[Haskell-beginners] Why is type "Integer -> Integer" and not "(Num a) => a -> a"?

Chaddaï Fouché chaddai.fouche at gmail.com
Thu Nov 12 04:04:53 EST 2009

On Thu, Nov 12, 2009 at 9:37 AM, Dag Hovland <dag.hovland at uib.no> wrote:
> Hi!
> I have a problem with understanding some types given by ghc and hugs.
> The file loaded is:
> f1 = \x -> x * 2
> f2 x = x * 2
> After they are loaded I get the following from ghci
> *Main> :t f1
> f1 :: Integer -> Integer
> *Main> :t f2
> f2 :: (Num a) => a -> a
> *Main> :t \x -> x * 2
> \x -> x * 2 :: (Num a) => a -> a

This is called the monomorphism restriction, it's a rule that state a
binding _without_parameters_ shall be inferred of a monomorphic type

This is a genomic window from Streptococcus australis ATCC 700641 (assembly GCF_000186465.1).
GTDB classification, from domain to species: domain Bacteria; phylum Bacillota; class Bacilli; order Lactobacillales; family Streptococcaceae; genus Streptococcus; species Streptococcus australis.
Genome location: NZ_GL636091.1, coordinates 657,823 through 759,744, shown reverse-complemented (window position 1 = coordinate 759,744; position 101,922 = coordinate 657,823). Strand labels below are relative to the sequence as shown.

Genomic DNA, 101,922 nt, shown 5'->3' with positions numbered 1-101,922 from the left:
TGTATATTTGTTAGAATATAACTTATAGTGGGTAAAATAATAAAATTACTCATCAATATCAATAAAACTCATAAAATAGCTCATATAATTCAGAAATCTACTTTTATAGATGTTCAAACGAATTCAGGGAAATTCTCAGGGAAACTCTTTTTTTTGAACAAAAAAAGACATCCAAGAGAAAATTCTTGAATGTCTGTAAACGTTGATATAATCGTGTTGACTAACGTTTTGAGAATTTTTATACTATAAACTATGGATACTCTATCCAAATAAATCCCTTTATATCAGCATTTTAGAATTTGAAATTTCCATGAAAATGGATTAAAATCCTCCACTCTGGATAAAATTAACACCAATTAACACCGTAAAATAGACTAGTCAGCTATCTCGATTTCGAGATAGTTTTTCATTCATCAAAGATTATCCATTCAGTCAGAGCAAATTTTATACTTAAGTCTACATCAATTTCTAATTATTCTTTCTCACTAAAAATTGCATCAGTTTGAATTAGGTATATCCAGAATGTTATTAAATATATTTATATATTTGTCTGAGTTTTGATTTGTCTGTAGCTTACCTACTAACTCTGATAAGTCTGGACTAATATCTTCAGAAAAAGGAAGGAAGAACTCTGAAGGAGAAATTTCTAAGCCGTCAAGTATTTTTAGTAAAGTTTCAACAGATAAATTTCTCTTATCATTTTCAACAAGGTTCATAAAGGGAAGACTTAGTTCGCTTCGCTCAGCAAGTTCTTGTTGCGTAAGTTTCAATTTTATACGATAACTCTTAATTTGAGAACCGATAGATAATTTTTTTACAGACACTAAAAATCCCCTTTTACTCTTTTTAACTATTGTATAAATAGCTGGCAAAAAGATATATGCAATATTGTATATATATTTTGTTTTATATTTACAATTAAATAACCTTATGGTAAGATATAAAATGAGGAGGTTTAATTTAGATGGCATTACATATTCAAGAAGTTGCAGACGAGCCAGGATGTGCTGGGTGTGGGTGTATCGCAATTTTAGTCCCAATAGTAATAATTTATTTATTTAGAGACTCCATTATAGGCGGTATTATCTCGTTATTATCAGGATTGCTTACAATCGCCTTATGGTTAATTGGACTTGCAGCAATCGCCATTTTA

unless an explicit signature is given. There are several reasons for
it, some of efficiency (polymorphism has a cost) and some of a more
technical nature, refer to the Haskell Report for a more detailed

Some Haskellers think this restriction is no longer required, that GHC
is now often intelligent enough to alleviate the cost of polymorphism,
that the technical reasons are not really all that pertinent and that
the default should be to infer the more general type in all case
rather than confuse beginners and oblige experts to put explicit
signatures. It is already possible to deactivate the restriction by
using the -XNoMonomorphismRestriction argument (or putting the
equivalent language pragma in the code itself or in the cabal
description file) and making this the default is discussed for
Haskell' (the future standard for Haskell).

In the meantime, it is a good idea to put ":set
-XNoMonomorphismRestriction" in your .ghci file since most usage of
GHCi would only hit the disadvantages of this rule and reap no
benefits from it.


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